Being judged by a prospect sucks.
Being judged by a prospect based on nothing more than a first impression sucks more.
Being judged by a prospect based on nothing more than a first impression, and they proceed to share their opinion with you, sucks most of all.
When I first put this Windshield Wisdom together, I just thought it was a good story with a good lesson for all of us to learn. Then last week the timing was right to bring it up with one of my Cool Bankers Academy classes (we were studying the types of buyers they will come across, and one of them is the Skeptic), and every single person on the Office Hours call had a story to tell, and what they did to overcome it.
Those stories the Cool Bankers shared led me to realize this topic is more important than I first thought. We all experience unfair first impressions that aren't related to our skills and abilities, serious and joking. It's how we respond in those...
"Good luck is when opportunity meets preparation, while bad luck is when lack of preparation meets reality." - Eliyahu Goldratt
I used to annoy the crap out of my team with that quote. It wasn't an accident.
Preparation is that important in determining you're level of sales success in your banking career.
My customers today get the same treatment. I ask them all the same 6 questions before we go out on joint calls.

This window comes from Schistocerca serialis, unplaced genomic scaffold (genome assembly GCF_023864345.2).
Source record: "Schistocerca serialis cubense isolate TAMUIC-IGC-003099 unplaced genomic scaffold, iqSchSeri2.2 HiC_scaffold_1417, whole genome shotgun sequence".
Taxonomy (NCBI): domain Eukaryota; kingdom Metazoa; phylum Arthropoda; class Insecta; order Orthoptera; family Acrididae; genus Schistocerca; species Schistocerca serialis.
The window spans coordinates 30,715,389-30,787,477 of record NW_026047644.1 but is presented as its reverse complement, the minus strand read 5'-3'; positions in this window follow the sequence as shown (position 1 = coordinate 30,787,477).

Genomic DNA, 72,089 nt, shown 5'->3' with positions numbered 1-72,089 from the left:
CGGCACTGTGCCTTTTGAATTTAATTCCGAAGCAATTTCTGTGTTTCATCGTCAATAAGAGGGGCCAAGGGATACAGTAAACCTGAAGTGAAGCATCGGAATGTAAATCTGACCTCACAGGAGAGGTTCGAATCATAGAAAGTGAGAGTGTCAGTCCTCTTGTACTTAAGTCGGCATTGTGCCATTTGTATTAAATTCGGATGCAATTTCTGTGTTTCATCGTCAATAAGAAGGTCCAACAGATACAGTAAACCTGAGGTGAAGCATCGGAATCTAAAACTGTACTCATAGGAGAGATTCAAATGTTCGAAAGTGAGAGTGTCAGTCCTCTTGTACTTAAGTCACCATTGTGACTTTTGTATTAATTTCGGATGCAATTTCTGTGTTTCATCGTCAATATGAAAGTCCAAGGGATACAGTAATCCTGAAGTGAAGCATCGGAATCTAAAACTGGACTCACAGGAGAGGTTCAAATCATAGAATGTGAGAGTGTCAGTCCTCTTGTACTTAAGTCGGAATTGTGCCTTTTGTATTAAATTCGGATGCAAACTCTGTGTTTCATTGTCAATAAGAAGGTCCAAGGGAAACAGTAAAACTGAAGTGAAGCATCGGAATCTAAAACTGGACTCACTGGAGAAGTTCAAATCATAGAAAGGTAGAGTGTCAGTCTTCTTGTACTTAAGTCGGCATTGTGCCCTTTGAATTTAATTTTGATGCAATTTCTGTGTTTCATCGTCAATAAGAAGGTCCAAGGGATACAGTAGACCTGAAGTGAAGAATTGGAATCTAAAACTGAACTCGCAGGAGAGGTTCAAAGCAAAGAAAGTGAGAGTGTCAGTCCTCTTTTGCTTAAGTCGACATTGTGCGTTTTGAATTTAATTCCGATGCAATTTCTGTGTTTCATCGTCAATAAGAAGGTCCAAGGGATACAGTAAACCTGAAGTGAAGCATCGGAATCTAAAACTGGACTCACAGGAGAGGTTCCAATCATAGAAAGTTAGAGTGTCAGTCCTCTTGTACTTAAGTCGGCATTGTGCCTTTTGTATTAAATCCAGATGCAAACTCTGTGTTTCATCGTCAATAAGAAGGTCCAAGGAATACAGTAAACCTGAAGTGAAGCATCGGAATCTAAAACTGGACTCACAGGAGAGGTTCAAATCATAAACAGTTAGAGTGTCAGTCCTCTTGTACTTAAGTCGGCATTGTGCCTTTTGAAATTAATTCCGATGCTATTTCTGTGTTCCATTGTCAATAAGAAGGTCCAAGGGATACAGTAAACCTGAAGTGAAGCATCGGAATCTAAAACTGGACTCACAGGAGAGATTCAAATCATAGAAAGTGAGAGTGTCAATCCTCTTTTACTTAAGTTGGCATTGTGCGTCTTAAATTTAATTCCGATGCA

The first three are...What do you know about the person we're meeting with? What would you like to learn? What are you hoping to accomplish with this meeting?
And the other three questions? That's what this week's video is all about.
1. Selling doesn't end simply because the prospect said yes. You need to keep reinforcing the idea they made the right choice in choosing you, and that's best done by confidently and completely communicating what comes next in...
This ticks me off every time someone says it to me...which, unfortunately, is often.
"I will never be a [fill in the blank with desired career move] because I'm an introvert." -Anonymous Banker
Hearing this makes me especially angry when they get it from their back slapping, never listening, former frat boy boss who has never really been successful themselves, but somehow managed to get promoted to their level of incompetence.